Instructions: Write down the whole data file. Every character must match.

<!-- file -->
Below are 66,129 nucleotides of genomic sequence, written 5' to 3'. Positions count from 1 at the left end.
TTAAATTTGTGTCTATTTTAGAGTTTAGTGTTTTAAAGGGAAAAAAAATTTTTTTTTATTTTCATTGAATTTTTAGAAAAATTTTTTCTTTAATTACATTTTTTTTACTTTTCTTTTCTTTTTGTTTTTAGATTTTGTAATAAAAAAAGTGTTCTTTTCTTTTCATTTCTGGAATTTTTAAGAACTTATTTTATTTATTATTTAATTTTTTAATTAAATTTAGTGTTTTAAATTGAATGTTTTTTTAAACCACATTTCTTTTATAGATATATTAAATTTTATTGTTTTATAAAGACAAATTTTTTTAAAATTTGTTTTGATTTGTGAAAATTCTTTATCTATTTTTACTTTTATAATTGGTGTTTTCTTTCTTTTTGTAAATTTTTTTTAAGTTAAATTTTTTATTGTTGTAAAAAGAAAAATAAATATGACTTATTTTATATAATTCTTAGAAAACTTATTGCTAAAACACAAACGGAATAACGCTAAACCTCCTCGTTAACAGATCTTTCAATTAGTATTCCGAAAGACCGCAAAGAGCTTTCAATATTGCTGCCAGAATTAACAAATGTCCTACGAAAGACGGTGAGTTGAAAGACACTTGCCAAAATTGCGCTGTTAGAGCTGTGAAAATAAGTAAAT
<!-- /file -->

Below are 66,129 nucleotides of genomic sequence, written 5' to 3'. Positions count from 1 at the left end.
TTAAATTTGTGTCTATTTTAGAGTTTAGTGTTTTAAAGGGAAAAAAAATTTTTTTTTATTTTCATTGAATTTTTAGAAAAATTTTTTCTTTAATTACATTTTTTTTACTTTTCTTTTCTTTTTGTTTTTAGATTTTGTAATAAAAAAAGTGTTCTTTTCTTTTCATTTCTGGAATTTTTAAGAACTTATTTTATTTATTATTTAATTTTTTAATTAAATTTAGTGTTTTAAATTGAATGTTTTTTTAAACCACATTTCTTTTATAGATATATTAAATTTTATTGTTTTATAAAGACAAATTTTTTTAAAATTTGTTTTGATTTGTGAAAATTCTTTATCTATTTTTACTTTTATAATTGGTGTTTTCTTTCTTTTTGTAAATTTTTTTTAAGTTAAATTTTTTATTGTTGTAAAAAGAAAAATAAATATGACTTATTTTATATAATTCTTAGAAAACTTATTGCTAAAACACAAACGGAATAACGCTAAACCTCCTCGTTAACAGATCTTTCAATTAGTATTCCGAAAGACCGCAAAGAGCTTTCAATATTGCTGCCAGAATTAACAAATGTCCTACGAAAGACGGTGAGTTGAAAGACACTTGCCAAAATTGCGCTGTTAGAGCTGTGAAAATAAGTAAAT